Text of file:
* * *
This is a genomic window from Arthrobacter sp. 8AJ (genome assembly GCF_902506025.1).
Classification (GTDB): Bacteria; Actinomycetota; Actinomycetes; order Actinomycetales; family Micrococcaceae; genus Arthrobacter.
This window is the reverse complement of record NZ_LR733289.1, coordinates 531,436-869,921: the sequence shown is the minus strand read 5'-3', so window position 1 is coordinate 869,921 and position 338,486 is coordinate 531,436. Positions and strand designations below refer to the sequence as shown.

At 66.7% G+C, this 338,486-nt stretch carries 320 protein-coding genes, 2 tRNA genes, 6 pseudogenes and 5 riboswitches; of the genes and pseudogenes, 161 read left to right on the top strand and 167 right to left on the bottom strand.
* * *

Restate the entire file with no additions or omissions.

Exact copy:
This is a genomic window from Arthrobacter sp. 8AJ (genome assembly GCF_902506025.1).
Classification (GTDB): Bacteria; Actinomycetota; Actinomycetes; order Actinomycetales; family Micrococcaceae; genus Arthrobacter.
This window is the reverse complement of record NZ_LR733289.1, coordinates 531,436-869,921: the sequence shown is the minus strand read 5'-3', so window position 1 is coordinate 869,921 and position 338,486 is coordinate 531,436. Positions and strand designations below refer to the sequence as shown.

At 66.7% G+C, this 338,486-nt stretch carries 320 protein-coding genes, 2 tRNA genes, 6 pseudogenes and 5 riboswitches; of the genes and pseudogenes, 161 read left to right on the top strand and 167 right to left on the bottom strand.